Northern Damaraland – Track Black Rhino

Traveling even further north from Mowani, there is the opportunity to explore the vast concession area that is home to a number of rare black rhinos. If you have the time then this is an absolute gem of a place and you will certainly be in the middle of nowhere!

Desert Rhino Camp works in conjunction with Save the Rhino Trust and here you can participate in tracking black rhinos. Be prepared for a full day of traveling and immersing yourself in the environment. The undulating terrain of Damaraland is very difficult to do justice in describing the scenery: if you are agoraphobic certainly do not come here. But if you are into ever-changing panoramic views, contrasting colors, and the sense of being in the middle of absolutely nowhere, then this is certainly the place for you.

The anticipation of seeing these endangered animals is well worth the full-day safari and you may even get the opportunity to see lions, hyenas, and other animals. It is the ultimate safari experience in an arid environment. And the best thing is that at the end of the day you can watch the sun set over the magnificent scenery – an unforgettable experience.


Where to stay:

Desert Rhino Camp is in a vast private concession and the enormous luxury canvas has private verandas overlooking a vast expanse of scenery which is an absolute privilege to stay in.

What to see:

Track adopted black rhino and other wildlife and experience the privilege of being in some of the most stunning scenery that you may ever have the opportunity to visit.

Self Drive Across Etosha – A Wildlife Extravaganza

From Desert Rhino Camp the road winds its way through some incredible passes and over some amazing mountain ranges towards the large flat expanse of Etosha. Etosha National Park is one of southern Africa’s most spectacular wildlife reserves and its uniqueness in wildlife sightings justifies its title as the country’s flagship park. The enormous salt pan of Etosha, which means Great White Place, temporarily fills with water during the rainy season which attracts a host of flamingos and pelicans.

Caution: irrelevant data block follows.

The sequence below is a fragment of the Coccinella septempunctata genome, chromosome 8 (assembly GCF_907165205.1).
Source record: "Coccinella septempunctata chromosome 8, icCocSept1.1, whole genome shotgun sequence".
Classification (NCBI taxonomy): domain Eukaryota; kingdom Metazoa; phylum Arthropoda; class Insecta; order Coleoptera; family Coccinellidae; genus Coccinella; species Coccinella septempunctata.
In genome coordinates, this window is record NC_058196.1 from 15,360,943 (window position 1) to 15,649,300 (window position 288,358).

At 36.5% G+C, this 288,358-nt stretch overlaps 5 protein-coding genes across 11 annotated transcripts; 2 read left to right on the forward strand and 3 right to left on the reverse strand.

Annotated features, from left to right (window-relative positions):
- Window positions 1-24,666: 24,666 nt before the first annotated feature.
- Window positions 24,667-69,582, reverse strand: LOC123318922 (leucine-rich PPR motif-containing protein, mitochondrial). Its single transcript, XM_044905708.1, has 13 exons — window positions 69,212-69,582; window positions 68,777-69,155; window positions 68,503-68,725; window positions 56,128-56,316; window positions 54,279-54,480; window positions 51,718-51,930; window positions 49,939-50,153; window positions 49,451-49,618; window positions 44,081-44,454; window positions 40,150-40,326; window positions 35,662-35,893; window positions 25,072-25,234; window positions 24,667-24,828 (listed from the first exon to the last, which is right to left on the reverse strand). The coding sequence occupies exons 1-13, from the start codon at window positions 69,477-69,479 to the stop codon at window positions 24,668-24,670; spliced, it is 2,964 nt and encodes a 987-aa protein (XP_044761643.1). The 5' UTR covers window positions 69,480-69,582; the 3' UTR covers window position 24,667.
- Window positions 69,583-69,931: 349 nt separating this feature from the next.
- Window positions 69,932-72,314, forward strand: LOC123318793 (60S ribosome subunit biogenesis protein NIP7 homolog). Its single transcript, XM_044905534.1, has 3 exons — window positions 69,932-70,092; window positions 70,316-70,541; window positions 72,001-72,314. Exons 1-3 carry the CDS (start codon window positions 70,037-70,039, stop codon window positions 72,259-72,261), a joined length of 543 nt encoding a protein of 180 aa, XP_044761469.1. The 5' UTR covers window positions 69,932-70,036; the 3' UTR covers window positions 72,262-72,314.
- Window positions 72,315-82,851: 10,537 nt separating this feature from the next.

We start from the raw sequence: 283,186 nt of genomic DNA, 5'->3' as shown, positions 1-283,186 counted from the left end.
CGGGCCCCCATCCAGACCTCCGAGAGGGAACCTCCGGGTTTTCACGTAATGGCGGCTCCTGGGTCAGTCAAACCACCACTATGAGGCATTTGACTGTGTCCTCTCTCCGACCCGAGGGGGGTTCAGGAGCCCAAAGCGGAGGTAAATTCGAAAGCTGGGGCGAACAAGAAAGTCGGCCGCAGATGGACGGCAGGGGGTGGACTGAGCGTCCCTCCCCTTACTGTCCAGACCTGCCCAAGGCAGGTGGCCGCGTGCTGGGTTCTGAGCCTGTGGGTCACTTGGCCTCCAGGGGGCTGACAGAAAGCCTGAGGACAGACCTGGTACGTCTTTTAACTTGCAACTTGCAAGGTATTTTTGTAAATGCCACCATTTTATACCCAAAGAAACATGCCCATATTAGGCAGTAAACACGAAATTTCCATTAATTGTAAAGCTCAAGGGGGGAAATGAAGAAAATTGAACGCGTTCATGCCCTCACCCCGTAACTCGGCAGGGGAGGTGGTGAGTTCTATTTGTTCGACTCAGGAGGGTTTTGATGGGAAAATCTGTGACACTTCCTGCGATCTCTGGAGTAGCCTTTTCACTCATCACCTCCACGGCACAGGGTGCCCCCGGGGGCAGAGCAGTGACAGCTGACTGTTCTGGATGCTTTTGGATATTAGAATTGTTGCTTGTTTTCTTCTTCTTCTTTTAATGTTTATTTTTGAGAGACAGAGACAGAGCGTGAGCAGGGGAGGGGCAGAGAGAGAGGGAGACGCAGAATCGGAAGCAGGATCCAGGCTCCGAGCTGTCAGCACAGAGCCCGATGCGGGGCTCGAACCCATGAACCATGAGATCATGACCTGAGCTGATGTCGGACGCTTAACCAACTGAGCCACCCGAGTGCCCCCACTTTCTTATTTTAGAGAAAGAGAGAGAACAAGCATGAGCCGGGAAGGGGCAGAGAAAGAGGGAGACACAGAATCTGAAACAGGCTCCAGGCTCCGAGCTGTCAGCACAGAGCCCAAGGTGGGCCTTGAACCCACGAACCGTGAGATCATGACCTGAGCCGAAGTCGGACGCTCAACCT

Normally Etosha is an arid area with water normally only present in the pans dotted around the park and these permanent waterholes entice many animals into drinking. The beauty of Etosha is that it has marvelous game sightings and the expectation of seeing something remarkable keeps you alert for hours on end.

Doing a self-drive across the park involves the excitement of planning a route trying to encompass as many waterholes as possible. However, don’t switch off when driving from one waterhole to the next, as some of the most incredible sightings can be seen away from these busy areas and you may have that unique opportunity of having a one-to-one with one of the “big five” game animals – a lion, elephant, Cape buffalo, leopard and rhinoceros. So keep your eyes peeled.

The beauty of driving yourself is that you can stop and look at things for as long as you want to and you don’t get swept up with other people trying to spy as many animals as possible. Some of the best memories when visiting Africa are collected by traveling at a slow pace and allowing the surroundings to speak for themselves. So pay attention to the smaller things, sit and relax at waterholes, and just enjoy the scenery – you never know what is coming around the corner.


Where to stay:

Staying outside the park is much more cost-effective and there are many lodges that have their own waterholes as well, so you can sit in front of the floodlit arena and have your own play pan out for you. Try Ongava on the western border and Mushara or Onguma on the eastern border – all are unique and quintessential safari camps.

What to see:

Wildlife of course! Immerse yourself in this incredible national park and make sure you give yourself enough time to cross it. Nine hours should be enough to cover 190km (118mi).

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Jenny Bowen

Jenny has been organising specialist safari for 15 years through her business: Sense Africa. She is a qualified ecologist, and enjoys writing about the many once-in-a-lifetime experiences of Africa. Follow her blog for more African Safari stories and information, and keep up-to-date on the wonders of Africa by following her on Twitter or Facebook